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Hackage version

Stackage LTS 16 Stackage LTS 18 Stackage LTS 19 Stackage Nightly

Haskell implementation of Flat, a principled, portable and compact binary data format (specs).

How To Use It For Fun and Profit

{-# LANGUAGE DeriveGeneric, DeriveAnyClass #-}
import Flat
data Direction = North | South | Center | East | West deriving (Show,Generic,Flat)

Use flat to encode:

flat [North,South]
-> "\149"

and unflat to decode:

unflat (flat [North,South]) :: Decoded [Direction]
-> Right [ North , South ]

And thanks to Flat’s bit-encoding, this list fits in 1 byte (rather than the 5 bytes that would be required by a traditional byte encoding):

flatBits [North,South]
-> "10010101"


For some hard data, see this comparison of the major haskell serialisation libraries.


  • Size: flat produces significantly smaller binaries than all other libraries (3/4 times usually)
  • Serialization time: store, persist and flat are faster
  • Deserialization time: store, flat, persist and cereal are faster
  • Transfer time (serialisation time + transport time on the network + deserialisation at the receiving end): flat is usually faster for all but the highest network speeds



Get the latest stable version from hackage.


Tested with:

  • GHC 7.10.3 to 9.4.3 (x64)

  • GHCJS version (GHC 8.6.2)

Known Bugs and Infelicities

  • Data types with more than 512 constructors are currently unsupported (but support could be easily added if necessary)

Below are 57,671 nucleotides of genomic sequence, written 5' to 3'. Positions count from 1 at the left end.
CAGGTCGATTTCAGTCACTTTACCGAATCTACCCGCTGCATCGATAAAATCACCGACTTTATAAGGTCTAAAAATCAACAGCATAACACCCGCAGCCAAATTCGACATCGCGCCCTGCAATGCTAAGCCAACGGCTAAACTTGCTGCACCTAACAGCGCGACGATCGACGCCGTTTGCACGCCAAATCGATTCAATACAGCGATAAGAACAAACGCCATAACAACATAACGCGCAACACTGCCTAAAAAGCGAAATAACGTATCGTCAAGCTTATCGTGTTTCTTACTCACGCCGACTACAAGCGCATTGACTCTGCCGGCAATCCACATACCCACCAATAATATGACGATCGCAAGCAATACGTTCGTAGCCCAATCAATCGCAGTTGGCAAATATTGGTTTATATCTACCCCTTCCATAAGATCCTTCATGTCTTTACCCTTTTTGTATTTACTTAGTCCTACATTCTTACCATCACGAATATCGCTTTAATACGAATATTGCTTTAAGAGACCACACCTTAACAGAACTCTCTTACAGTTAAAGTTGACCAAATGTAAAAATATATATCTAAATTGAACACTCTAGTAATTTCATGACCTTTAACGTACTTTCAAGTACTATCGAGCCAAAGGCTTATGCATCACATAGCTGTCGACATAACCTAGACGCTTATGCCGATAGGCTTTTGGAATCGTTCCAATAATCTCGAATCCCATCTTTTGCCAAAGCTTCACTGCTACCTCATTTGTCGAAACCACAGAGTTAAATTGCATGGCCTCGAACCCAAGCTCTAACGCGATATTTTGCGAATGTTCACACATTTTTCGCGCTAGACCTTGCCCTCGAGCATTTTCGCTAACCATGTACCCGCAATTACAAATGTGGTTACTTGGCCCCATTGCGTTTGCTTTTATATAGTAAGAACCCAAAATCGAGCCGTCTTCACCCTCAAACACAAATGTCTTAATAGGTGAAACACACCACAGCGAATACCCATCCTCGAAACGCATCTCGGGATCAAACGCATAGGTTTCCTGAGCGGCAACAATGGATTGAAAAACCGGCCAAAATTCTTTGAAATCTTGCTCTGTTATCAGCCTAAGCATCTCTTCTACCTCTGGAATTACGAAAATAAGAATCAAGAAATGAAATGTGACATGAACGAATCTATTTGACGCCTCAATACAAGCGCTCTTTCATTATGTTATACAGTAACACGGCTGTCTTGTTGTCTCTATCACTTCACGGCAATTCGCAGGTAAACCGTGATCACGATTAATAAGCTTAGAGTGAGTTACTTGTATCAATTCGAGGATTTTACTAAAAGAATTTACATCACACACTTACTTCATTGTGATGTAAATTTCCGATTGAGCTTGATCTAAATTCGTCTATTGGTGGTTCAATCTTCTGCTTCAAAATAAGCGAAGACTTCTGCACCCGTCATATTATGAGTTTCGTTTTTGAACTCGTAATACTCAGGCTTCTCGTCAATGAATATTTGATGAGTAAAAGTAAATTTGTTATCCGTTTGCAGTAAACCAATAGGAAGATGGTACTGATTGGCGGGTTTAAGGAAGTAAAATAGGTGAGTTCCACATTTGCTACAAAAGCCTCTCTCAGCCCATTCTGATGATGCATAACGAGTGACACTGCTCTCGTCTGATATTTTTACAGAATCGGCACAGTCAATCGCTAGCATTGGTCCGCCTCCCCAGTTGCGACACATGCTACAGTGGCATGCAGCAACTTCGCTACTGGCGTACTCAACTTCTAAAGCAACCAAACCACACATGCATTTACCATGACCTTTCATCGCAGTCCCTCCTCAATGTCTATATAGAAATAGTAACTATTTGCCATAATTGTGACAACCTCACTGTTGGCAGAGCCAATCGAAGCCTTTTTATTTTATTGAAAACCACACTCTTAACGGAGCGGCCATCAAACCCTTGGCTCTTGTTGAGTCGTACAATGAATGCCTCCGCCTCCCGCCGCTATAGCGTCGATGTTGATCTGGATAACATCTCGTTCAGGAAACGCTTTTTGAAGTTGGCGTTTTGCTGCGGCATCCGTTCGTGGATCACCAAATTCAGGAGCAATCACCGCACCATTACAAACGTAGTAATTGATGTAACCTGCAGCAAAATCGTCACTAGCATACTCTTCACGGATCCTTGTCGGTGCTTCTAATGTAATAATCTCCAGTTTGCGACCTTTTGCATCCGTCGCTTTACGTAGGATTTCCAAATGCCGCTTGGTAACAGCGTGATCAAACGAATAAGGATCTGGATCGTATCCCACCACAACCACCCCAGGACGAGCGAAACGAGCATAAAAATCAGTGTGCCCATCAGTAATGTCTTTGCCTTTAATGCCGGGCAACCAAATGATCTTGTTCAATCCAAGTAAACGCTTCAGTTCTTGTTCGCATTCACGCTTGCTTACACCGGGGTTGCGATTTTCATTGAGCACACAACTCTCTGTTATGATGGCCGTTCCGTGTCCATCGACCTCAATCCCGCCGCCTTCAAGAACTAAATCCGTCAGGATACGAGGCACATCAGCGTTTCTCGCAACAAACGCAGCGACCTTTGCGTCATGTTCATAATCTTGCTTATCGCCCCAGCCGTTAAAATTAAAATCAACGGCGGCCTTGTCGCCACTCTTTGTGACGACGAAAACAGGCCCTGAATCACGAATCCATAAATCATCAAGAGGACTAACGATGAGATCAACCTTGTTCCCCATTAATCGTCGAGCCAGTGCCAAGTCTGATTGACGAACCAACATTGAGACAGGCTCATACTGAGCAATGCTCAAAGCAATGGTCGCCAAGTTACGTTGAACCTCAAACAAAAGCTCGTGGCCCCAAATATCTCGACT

• Longish compilation times

    • To improve performance, flat relies on extensive inlining. This unfortunately leads to longer compilation times.

      If you have many data types or very large ones, you might want to:

      • During development, turn optimisations off (stack --fast or -O0 in the cabal file).

      • Keep your serialisation code in separate modules.

  • See also the full list of open issues.

Ports for other languages

Rust and TypeScript-JavaScript ports are under development.

Get in touch if you would like to help porting flat to other languages.


flat reuses ideas and readapts code from various packages, mainly: store, binary-bits and binary and includes bug fixes from a number of contributors.

Other Stuff You Might Like

To decode flat encoded data you need to know the type of the serialised data.

This is ok for applications that do not require long-term storage and that do not operate in open distributed systems.

For those who do, you might want to supplement flat with ZM - Language independent, reproducible, absolute types.